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Saturday, December 08, 2007

Rising Delinquencies for Construction Loans

by Calculated Risk on 12/08/2007 08:13:00 PM

From Floyd Norris at the NY Times: Like Subprime Mortgages, Some Construction Loans Are Delinquent (hat tip FFIDC)

Figures compiled by the Federal Deposit Insurance Corporation ... show that both midsize and small banks had construction loans outstanding that were greater than their total capital. A decade ago, such loans were equal to only a third of capital for those banks.
Now ... more than 3 percent of all construction loans are classified as being nonperforming, or have borrowers that are behind on their payments. That is the highest proportion in a decade.
“I think there will be a wave of bank failures in the not-too-distant future,” [Matthew Anderson, a partner in Foresight Analytics] added, “although probably not on the order of the 1980s and 1990s. You had a lot of high loan-to-value lending going on in markets that have soured significantly.”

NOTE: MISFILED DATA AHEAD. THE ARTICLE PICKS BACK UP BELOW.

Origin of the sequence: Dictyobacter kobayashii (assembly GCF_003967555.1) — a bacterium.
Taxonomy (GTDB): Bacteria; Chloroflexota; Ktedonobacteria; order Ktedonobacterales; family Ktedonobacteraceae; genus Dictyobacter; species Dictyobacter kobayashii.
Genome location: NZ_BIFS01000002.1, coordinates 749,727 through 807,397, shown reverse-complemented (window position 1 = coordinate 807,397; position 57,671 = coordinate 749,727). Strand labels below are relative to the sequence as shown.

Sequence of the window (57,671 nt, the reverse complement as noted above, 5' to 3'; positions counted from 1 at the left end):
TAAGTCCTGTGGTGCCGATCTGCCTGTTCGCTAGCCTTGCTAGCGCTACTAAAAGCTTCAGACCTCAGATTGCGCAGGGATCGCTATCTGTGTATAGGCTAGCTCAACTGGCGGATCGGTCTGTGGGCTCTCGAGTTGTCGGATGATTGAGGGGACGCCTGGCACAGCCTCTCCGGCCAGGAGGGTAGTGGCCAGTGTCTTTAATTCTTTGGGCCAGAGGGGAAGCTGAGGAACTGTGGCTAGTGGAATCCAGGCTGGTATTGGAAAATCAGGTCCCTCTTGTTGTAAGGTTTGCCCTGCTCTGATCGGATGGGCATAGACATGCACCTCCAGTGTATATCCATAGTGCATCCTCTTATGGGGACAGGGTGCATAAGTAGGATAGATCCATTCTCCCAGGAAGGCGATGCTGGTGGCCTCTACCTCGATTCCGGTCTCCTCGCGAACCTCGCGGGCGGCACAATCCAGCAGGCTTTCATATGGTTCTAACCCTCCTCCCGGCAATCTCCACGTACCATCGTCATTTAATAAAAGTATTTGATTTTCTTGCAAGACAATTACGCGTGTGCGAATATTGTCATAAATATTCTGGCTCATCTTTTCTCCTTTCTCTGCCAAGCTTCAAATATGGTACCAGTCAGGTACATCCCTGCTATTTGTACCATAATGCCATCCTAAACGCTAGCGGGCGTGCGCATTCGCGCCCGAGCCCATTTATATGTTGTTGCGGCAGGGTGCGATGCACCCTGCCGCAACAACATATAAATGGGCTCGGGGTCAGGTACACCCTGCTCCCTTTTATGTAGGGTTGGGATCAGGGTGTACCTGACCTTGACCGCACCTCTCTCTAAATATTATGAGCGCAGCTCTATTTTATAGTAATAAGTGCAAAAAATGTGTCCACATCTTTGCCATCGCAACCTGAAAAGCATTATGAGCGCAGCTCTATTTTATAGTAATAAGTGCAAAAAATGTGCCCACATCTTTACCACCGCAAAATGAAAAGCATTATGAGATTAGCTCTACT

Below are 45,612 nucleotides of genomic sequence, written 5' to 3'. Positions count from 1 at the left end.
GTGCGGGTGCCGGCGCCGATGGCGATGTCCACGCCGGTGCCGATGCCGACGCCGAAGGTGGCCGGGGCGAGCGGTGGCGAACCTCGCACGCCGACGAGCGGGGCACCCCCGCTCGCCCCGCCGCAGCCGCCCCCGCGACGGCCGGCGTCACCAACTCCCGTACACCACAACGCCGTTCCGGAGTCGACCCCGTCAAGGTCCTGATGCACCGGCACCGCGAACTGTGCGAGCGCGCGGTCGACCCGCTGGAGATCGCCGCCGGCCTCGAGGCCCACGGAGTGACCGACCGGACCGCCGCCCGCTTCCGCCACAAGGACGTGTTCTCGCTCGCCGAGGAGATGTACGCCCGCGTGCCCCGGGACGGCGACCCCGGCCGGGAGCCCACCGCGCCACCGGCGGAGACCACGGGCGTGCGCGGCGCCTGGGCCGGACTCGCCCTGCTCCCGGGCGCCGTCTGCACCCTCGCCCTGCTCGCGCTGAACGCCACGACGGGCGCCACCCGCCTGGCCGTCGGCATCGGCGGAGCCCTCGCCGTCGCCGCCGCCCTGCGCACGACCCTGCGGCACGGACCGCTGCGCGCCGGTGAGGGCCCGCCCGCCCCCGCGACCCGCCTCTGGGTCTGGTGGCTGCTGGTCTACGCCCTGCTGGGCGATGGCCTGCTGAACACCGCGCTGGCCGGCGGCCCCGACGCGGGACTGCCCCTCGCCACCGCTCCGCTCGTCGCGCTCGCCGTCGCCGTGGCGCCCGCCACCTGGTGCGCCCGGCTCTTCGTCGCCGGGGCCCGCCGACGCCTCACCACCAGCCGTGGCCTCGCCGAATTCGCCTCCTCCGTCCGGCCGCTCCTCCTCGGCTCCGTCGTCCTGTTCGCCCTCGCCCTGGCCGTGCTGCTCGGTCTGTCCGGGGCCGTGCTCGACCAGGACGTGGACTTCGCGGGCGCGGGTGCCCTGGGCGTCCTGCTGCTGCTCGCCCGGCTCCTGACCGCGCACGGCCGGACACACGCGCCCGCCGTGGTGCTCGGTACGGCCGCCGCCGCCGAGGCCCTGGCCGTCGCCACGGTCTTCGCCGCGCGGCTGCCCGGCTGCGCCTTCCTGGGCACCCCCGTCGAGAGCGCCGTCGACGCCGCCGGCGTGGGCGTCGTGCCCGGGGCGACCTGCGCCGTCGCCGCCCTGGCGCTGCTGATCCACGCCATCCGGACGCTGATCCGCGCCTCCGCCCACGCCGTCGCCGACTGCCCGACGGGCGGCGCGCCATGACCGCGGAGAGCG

When construction loans go bad, they can go very bad, in part because it can take a long time to slow them down after markets begin to weaken. Construction projects, once begun, are useless if not finished.
During the Paulson Q&A on Friday, he was asked: "Do you anticipate bank failures like England saw with Northern Rock?" Paulson gave a non-answer, and the reason is probably because there are several bank failures in the offing.